MedMen in Trouble: Could Executive Team be to Blame?
Media reports today said pioneering cannabis retail chain MedMen Enterprises, Inc., may be in the midst of a financial crisis and is offering to pay its vendors with company stock, in lieu of cash.
Financial news website Marketwatch reported MedMen Chief Financial Officer Zeeshan Hyder had confirmed to them that the company was “restructuring” and had been working with retail vendors to make arrangements, including stocks as an option for some.
MedMen has faced ongoing turbulence; most recently in mid-November the company laid off nearly two hundred employees—twenty percent from corporate positions—which signaled the beginning of the restructuring. Media reports at the time said MedMen also would shed $22 million in non-core assets, including real estate investments, in an attempt to get back in the black.
The company in November told the Los Angeles Business Journal that plans for restructuring would include a moratorium on any new store locations being opened in 2020, and also would delay investment in medical-only markets. MedMen said they would also sell off stock holdings from some investment partnerships in other cannabis businesses.
In January 2019, former MedMen executives filed a $20 million suit against the company in Superior Court in Los Angeles: “Original [MedMen] investors Brent Cox and Omar Mangalji describe MedMen as ‘a complex web of interconnected subsidiary entities, virtually all of which are directly managed, directed, controlled, and owned by [CEO Adam] Bierman and [President Andrew] Modlin, and all of which always pursue the best interests of Bierman and Modlin, rather than the best interests of any stakeholder or entity,’” mgRetailer reported. In June, the case was dismissed as without merit.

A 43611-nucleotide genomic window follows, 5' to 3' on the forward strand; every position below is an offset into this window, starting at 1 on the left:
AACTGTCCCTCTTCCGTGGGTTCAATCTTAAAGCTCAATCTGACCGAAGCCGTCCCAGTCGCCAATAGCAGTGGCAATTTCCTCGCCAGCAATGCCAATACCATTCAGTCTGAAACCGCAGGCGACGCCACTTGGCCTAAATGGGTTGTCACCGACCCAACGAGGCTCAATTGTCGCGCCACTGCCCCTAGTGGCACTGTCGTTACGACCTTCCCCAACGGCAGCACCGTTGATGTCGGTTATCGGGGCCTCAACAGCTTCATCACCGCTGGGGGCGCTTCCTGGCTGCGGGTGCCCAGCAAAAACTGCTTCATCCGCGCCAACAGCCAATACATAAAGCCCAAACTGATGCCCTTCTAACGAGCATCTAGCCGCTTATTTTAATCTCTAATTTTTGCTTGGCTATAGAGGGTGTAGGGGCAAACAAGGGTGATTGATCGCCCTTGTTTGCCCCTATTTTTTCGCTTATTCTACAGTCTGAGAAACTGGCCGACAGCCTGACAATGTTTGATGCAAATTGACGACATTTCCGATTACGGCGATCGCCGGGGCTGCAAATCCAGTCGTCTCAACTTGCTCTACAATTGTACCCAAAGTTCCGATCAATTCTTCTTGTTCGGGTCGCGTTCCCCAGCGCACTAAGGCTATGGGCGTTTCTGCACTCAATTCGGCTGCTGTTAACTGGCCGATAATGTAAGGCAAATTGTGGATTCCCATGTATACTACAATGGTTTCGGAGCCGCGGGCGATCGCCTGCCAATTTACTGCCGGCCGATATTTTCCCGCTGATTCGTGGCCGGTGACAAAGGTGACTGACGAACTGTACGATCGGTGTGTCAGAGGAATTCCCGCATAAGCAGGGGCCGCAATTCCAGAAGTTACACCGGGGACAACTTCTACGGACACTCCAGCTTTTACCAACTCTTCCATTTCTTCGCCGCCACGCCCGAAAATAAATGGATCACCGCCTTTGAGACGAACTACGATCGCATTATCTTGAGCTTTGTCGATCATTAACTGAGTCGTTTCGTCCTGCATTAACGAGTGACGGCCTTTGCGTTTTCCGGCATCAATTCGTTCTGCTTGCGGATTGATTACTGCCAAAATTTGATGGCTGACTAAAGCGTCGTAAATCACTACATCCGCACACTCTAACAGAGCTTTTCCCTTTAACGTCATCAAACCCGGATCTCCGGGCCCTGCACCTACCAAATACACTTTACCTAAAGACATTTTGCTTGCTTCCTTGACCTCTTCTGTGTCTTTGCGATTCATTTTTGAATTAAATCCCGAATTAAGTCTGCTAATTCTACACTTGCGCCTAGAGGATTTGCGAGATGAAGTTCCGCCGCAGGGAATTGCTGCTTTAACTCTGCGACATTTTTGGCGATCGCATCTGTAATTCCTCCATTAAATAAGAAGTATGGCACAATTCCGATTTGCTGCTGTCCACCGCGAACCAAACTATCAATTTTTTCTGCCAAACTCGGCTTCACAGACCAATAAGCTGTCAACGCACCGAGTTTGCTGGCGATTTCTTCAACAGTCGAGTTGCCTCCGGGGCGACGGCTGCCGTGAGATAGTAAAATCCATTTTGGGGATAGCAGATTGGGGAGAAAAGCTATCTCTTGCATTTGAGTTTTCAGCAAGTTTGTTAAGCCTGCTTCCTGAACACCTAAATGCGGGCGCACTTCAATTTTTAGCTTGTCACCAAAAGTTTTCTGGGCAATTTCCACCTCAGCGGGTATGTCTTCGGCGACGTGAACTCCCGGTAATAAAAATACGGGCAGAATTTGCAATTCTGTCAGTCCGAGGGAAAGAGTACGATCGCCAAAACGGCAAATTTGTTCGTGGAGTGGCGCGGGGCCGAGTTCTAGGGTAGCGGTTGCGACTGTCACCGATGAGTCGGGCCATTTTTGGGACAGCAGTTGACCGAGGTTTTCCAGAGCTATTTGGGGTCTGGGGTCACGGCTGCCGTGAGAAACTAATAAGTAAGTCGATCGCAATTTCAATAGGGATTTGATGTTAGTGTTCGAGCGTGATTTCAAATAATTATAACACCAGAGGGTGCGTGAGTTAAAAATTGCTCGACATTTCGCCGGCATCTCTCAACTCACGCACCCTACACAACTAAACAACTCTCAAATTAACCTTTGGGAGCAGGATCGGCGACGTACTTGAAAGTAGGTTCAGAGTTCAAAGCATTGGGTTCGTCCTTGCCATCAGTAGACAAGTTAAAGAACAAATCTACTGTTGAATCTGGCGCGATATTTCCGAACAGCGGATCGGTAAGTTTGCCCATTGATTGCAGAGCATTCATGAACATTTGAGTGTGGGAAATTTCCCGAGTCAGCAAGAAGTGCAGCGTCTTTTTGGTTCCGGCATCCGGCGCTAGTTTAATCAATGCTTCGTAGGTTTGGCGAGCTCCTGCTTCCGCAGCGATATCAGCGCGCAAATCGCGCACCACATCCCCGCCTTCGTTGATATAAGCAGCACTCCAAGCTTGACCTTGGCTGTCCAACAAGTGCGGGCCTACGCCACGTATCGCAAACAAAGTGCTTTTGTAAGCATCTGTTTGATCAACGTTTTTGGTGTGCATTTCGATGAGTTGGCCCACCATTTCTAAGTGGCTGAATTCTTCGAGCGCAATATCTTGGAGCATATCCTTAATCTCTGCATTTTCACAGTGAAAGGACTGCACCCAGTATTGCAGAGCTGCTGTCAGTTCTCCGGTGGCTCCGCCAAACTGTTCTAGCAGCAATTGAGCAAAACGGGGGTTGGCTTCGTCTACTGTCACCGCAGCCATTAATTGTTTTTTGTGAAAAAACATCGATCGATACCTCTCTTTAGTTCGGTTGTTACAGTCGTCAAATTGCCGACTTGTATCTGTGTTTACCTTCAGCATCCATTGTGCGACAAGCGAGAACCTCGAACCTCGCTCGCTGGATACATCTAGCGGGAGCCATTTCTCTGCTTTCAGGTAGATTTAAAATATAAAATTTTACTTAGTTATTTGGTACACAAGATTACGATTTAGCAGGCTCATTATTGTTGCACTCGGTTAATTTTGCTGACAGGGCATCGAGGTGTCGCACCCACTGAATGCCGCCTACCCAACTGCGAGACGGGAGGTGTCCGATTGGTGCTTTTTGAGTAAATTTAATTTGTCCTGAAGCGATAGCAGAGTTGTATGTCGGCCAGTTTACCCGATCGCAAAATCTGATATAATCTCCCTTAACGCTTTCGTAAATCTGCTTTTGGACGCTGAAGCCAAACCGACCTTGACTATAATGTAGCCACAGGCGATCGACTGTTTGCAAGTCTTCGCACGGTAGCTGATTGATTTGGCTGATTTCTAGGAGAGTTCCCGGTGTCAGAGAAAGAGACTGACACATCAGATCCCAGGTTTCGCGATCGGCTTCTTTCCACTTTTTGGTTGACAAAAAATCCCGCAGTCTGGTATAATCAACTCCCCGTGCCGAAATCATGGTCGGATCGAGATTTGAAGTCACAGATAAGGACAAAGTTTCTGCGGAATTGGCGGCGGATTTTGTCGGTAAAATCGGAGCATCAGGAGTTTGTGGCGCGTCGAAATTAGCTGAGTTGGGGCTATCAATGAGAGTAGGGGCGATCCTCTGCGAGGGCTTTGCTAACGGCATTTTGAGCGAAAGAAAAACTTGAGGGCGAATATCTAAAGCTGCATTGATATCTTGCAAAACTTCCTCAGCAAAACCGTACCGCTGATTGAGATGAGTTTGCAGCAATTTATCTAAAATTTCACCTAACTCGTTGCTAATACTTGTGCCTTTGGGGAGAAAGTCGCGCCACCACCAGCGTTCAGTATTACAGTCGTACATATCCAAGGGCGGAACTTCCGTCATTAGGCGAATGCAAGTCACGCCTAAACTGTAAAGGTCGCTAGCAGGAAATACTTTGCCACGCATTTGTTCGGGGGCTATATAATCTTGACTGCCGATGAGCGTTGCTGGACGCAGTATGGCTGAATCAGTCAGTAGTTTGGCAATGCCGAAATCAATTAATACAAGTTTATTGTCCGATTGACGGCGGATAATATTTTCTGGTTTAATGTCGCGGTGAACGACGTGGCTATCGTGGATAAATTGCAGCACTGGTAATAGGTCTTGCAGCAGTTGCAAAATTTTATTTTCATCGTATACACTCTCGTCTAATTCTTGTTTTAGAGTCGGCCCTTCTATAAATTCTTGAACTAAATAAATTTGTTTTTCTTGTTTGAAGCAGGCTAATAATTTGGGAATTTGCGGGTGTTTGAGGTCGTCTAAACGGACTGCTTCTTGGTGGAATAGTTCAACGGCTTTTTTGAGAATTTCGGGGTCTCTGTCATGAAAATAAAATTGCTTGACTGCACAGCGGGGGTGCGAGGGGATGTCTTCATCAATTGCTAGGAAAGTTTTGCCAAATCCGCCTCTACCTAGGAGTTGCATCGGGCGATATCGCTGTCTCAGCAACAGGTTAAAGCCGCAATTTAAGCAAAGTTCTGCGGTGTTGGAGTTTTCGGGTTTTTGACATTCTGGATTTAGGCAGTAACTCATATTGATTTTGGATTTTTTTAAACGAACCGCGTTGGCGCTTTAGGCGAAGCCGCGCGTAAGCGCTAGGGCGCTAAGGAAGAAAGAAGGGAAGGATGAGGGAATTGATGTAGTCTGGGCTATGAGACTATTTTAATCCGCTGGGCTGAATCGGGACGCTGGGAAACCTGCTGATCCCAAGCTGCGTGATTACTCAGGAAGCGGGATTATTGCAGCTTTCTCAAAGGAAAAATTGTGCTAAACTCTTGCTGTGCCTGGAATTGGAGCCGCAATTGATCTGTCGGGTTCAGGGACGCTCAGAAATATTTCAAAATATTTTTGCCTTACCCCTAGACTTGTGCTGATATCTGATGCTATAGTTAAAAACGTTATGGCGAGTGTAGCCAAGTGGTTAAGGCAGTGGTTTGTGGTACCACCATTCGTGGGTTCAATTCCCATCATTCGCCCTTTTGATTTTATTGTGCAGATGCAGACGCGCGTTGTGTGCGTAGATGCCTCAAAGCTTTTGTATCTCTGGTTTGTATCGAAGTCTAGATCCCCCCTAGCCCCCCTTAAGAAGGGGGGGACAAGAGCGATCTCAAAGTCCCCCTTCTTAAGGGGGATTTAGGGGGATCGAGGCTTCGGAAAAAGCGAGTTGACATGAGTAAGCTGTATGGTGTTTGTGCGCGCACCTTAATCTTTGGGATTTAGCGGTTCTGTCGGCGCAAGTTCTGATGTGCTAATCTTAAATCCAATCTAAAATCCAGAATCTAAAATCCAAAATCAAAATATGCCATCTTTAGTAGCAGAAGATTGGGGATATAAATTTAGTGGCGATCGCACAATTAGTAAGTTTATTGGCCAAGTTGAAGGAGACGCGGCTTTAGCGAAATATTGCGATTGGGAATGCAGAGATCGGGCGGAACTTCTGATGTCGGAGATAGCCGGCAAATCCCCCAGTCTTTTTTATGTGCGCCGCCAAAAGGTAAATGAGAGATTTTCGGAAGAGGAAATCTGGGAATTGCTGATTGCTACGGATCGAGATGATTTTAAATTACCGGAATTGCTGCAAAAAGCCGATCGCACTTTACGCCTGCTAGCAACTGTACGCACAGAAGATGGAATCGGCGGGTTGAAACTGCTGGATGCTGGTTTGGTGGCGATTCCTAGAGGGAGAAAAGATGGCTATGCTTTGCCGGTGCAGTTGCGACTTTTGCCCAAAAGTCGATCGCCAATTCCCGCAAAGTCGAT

Former MedMen Chief Financial Officer James Parker sued the company for wrongful termination in late January 2019, amidst accusations of inappropriate homophobic and misogynistic behavior on the job, as well as humiliation by co-workers.
MedMen co-founder Adam Bierman responded to Parker’s accusations with a public statement to employees and said, “MedMen is focused on creating a cannabis experience that is inclusive of and accessible to everyone. We hold ourselves to the highest standards of business and social responsibility. Corporate governance and best practices in policies and procedures are the foundation of MedMen’s health, and they have never been stronger nor the company healthier.”
In April, two members of the executive team left MedMen citing “financial duress,” as rumors mounted in the media of overspending and hostile work environment at the company. MedMen Director of Communications Daniel Yi stepped down at the same time, though his reasons for leaving were not clear.
In July, entertainment trade paper Variety reported Bierman had purchased an $11 million home in the Hollywood Hills, not far from the MedMen shop in West Hollywood, California.
Pundits speculate MedMen is also suffering from the effects of the chill on cannabis stocks that became increasingly frosty in 2019, compared to red-hot stock valuations being touted three years ago. MedMen (MMEN – CNSX) stock price was holding steady at close of market today at .62 cents a share, down from a monthly high of .78 cents.
Especially in California, where state regulators have been slow to ramp up processes for legal cannabis entities and unable to rein in black market vendors, the state’s cannabis cultivators, manufacturers, wholesalers, and retail vendors are feeling the squeeze of tighter and tighter profit margins. Without investors or access to funding from traditional banking entities, MedMen and other legal cannabis companies, from California to Canada, are caught in a worrisome waiting game.
Early to establish in the retail cannabis chain market, Culver City, California-based MedMen has thirty-three stores in nine states, including flagship stores in West Hollywood, California; Las Vegas; New York City; and Orlando, Florida, among others.